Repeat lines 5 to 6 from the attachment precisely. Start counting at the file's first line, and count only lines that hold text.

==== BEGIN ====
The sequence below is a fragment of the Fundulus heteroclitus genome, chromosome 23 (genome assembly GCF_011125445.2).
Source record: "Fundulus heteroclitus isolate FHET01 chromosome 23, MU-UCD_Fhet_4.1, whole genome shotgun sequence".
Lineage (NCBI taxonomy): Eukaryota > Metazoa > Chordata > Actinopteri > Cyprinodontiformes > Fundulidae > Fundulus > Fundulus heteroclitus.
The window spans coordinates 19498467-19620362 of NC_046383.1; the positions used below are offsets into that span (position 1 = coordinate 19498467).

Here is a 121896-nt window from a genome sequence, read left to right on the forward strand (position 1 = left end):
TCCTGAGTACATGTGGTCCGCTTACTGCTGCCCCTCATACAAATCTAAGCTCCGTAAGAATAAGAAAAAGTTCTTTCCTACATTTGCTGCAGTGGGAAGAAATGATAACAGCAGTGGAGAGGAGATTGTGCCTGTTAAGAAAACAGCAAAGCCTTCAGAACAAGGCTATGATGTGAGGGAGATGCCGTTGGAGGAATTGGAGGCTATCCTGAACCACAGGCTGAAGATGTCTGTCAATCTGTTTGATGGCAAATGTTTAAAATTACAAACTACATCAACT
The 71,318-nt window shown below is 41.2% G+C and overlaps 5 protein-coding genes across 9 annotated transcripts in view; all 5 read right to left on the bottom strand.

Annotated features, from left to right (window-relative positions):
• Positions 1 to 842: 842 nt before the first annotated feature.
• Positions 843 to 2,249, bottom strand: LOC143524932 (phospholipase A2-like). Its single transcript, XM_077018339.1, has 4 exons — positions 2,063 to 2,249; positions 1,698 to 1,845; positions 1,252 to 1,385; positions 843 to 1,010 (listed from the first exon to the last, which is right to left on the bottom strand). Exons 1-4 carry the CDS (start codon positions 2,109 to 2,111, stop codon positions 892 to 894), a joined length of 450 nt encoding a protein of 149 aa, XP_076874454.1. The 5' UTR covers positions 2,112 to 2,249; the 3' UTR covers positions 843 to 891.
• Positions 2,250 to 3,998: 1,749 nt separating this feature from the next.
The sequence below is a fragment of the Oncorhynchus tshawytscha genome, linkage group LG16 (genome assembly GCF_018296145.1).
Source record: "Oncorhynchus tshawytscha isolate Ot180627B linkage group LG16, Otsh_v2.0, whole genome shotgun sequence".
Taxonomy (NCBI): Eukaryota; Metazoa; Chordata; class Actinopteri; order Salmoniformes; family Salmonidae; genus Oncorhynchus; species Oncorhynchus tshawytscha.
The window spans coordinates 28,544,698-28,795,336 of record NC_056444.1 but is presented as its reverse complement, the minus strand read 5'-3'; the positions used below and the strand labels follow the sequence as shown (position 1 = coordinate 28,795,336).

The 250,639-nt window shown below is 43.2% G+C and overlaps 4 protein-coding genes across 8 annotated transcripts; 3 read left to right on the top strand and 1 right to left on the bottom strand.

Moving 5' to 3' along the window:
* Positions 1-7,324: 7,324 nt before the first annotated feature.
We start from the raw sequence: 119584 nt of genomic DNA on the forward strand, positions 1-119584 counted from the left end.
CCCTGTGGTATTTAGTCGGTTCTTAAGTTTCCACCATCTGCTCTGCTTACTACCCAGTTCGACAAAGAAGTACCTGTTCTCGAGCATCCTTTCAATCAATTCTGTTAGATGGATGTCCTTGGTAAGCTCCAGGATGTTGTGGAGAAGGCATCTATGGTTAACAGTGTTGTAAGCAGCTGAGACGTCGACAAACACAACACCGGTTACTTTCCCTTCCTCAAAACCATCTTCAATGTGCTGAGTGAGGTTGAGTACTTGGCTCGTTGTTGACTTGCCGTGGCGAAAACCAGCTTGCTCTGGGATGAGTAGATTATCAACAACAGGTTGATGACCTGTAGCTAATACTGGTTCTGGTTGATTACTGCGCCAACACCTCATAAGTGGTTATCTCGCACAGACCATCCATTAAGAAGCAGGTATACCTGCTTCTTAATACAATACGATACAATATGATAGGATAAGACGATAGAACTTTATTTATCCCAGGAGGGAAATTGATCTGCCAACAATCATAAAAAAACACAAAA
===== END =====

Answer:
Here is a 121896-nt window from a genome sequence, read left to right on the forward strand (position 1 = left end):
TCCTGAGTACATGTGGTCCGCTTACTGCTGCCCCTCATACAAATCTAAGCTCCGTAAGAATAAGAAAAAGTTCTTTCCTACATTTGCTGCAGTGGGAAGAAATGATAACAGCAGTGGAGAGGAGATTGTGCCTGTTAAGAAAACAGCAAAGCCTTCAGAACAAGGCTATGATGTGAGGGAGATGCCGTTGGAGGAATTGGAGGCTATCCTGAACCACAGGCTGAAGATGTCTGTCAATCTGTTTGATGGCAAATGTTTAAAATTACAAACTACATCAACT